The extent to which low- to no-growth emerging market countries can continue their rise is subject to debate, but Ahern isn't too concerned about that. "We focus our attention on what may be the strongest growth companies within emerging markets, such as Chinese internet and e-commerce companies," he adds. "While these companies have recently performed well, we still believe they are undervalued relative to developed markets and the commodity dependent emerging countries that surged."
Chinese internet companies exhibit many of the same characteristics of great companies we have here in the United States, Ahern explains.
"The things I look for in a great company are: the company founder is the CEO, if the company is in a sector of economic strength, if there is a moat or high barrier to entry for competitors, and if the management team has a large equity ownership in the company, all of which are in play in China," he adds. "Based on this criteria, we believe Chinese internet companies offer the strongest long term growth prospects within China and broader emerging markets."
To support that outlook, Ahern lists the following catalysts that will drive the Chinese internet sector going forward:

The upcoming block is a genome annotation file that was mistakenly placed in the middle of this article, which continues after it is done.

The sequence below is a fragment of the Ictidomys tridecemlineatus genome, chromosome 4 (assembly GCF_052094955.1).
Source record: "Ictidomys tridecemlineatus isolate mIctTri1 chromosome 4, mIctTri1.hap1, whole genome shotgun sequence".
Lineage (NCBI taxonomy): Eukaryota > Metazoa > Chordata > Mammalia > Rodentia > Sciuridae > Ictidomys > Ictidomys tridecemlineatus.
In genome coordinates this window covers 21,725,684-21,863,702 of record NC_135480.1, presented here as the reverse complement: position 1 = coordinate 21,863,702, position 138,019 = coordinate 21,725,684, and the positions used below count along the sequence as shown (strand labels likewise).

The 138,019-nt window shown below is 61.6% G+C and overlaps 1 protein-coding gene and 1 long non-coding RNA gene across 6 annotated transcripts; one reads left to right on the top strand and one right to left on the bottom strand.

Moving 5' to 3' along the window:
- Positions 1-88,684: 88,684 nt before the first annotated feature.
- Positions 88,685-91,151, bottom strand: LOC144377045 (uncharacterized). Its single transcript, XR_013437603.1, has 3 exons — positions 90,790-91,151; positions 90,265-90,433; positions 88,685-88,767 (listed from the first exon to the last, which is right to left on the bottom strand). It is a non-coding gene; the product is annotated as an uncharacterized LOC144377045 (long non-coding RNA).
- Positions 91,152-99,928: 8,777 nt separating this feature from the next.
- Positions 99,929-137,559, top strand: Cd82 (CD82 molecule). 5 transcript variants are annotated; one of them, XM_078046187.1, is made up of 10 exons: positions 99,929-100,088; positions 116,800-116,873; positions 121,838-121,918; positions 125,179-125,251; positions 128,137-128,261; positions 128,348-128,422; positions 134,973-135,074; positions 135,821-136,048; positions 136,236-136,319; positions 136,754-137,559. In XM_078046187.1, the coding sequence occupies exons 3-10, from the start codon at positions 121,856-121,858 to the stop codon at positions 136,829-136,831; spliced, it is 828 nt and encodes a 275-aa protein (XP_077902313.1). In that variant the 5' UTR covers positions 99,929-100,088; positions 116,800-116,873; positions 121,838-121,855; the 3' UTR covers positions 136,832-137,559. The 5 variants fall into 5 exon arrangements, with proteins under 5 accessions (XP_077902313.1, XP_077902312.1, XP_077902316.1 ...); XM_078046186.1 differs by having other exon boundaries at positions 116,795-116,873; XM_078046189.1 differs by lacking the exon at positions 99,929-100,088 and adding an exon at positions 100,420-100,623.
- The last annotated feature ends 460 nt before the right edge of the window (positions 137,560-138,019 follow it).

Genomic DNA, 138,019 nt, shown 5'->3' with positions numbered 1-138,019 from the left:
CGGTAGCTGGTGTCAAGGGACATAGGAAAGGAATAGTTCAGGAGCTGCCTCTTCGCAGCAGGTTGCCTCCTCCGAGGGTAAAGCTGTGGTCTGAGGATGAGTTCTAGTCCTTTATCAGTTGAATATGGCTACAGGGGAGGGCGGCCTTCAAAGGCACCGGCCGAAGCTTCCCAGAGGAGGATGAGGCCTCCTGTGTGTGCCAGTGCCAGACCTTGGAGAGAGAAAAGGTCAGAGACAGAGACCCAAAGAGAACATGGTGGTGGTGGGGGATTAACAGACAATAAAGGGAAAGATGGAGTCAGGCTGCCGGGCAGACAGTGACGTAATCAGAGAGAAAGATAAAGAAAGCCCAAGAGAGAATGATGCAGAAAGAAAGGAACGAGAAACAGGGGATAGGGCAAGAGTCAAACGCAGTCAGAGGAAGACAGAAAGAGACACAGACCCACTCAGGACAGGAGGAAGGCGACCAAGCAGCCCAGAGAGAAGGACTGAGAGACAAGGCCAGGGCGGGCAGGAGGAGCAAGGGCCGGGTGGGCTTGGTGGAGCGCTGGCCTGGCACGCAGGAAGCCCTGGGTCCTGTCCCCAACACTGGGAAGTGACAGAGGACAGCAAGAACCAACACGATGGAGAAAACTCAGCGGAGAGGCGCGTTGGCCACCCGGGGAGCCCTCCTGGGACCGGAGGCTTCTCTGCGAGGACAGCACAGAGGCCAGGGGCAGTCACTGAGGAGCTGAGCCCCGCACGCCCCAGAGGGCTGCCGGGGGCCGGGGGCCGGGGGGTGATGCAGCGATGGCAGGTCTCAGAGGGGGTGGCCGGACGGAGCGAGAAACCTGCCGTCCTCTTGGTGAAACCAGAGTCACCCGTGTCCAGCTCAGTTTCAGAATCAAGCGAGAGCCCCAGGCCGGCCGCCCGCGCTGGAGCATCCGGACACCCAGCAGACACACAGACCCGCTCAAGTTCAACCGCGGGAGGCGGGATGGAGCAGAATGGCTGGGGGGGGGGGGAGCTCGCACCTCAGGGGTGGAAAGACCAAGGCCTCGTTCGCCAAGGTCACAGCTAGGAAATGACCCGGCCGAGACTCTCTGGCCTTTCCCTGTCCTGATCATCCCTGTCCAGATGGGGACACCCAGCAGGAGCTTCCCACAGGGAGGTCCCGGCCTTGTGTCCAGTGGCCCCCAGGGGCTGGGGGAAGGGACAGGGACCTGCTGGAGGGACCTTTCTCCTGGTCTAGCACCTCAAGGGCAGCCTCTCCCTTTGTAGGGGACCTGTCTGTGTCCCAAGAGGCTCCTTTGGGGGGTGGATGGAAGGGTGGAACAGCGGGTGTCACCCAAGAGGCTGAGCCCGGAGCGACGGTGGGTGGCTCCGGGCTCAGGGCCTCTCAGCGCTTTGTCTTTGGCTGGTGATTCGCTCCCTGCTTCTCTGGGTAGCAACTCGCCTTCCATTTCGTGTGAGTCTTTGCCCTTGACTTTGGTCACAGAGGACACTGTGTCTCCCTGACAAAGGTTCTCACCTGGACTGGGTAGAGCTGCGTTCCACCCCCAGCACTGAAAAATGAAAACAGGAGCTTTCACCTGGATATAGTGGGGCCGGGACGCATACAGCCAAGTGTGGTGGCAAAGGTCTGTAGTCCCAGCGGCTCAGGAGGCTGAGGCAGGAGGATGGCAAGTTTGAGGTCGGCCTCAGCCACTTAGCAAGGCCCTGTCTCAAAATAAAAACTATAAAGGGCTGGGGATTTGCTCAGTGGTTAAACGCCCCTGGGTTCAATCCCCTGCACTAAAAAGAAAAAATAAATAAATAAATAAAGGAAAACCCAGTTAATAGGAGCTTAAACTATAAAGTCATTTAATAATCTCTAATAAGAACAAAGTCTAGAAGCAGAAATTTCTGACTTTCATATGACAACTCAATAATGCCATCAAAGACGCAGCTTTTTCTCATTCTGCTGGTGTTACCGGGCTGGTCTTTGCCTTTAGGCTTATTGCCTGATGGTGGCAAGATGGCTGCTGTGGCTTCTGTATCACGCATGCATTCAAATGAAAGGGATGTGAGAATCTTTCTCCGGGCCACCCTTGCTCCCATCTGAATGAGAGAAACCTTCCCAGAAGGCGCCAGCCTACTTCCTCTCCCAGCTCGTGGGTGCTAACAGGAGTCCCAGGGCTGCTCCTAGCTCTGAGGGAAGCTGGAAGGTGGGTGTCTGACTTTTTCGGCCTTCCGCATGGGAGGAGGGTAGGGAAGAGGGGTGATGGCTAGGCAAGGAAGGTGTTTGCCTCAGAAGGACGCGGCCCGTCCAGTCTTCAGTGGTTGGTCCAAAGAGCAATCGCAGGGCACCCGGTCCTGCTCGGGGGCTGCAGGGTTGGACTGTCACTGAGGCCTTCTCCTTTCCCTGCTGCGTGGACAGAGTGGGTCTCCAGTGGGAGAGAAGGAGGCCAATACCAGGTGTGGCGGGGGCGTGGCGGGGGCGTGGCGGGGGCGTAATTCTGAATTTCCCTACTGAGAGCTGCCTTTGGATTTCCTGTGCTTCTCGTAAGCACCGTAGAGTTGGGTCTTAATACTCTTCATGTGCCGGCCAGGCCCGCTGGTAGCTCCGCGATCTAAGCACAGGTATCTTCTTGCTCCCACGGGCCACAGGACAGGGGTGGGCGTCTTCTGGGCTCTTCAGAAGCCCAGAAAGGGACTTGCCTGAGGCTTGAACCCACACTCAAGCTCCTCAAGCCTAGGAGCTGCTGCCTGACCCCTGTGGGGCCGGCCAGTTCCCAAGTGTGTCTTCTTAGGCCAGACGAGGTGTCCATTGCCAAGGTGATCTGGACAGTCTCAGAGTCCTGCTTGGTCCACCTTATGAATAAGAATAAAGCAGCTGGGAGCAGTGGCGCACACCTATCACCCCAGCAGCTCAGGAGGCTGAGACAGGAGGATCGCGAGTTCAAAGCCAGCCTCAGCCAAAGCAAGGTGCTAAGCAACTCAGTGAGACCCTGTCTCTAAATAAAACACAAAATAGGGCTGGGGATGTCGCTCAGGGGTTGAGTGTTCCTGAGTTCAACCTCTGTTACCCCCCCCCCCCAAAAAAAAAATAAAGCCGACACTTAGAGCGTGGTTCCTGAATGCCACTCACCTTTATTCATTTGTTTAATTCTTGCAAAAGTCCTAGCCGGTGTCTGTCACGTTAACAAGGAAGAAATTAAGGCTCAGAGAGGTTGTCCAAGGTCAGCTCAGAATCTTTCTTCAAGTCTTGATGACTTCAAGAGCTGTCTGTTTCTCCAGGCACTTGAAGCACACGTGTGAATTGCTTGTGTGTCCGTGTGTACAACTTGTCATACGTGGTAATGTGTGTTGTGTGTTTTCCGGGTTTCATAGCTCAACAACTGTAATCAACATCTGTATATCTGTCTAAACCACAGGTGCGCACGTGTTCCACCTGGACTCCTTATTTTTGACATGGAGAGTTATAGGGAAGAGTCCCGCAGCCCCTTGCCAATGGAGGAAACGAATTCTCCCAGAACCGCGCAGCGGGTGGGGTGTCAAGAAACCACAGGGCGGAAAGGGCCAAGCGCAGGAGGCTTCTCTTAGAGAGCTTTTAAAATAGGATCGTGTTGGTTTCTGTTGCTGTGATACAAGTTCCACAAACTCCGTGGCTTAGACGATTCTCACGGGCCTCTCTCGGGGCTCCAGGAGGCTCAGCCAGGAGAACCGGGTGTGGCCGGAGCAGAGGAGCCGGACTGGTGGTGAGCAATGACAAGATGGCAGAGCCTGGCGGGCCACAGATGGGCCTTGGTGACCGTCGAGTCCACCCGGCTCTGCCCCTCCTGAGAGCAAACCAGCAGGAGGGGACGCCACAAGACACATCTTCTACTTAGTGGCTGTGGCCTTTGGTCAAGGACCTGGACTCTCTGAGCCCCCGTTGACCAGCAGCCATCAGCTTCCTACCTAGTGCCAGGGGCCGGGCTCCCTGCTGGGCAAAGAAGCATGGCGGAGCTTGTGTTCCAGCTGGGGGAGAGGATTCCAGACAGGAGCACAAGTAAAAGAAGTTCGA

- In 2014 China's ecommerce market size surpassed the U.S. for the first time
- As of December 31, 2015 only 50% of China's population are internet users compared to 87% in the U.S.
- China is home to 22% of the world's internet users, compared to 10% in the U.S.
- China's ecommerce market size reached $590 billion in 2015, compared to $342 billion in the U.S.
To tap into this tech growth from an ETF standpoint, be sure to explore Guggenheim China Technology ETF (CQQQ) - Get Report , Global X Nasdaq China Technology ETF (QQQC) and Krane Shares CSI China Internet ETF (KWEB) - Get Report .
Ahern is hardly alone. Daniel S. Kern, chief investment strategist at TFC Financial Management in Boston calls China the "best consumer story in the world."
"Household income growth is strong, and the rise of the consumer class in China is very real," he says. "Retail sales in China gained 10.6% year-over-year in August, continuing the strong multi-year trend in which consumer spending becomes a more much important component of the Chinese economy."
Kern does say that China's leaders face a difficult balance act - they must maintain enough growth to preserve social stability, but also address problems with debt-laden, money-losing state owned enterprises.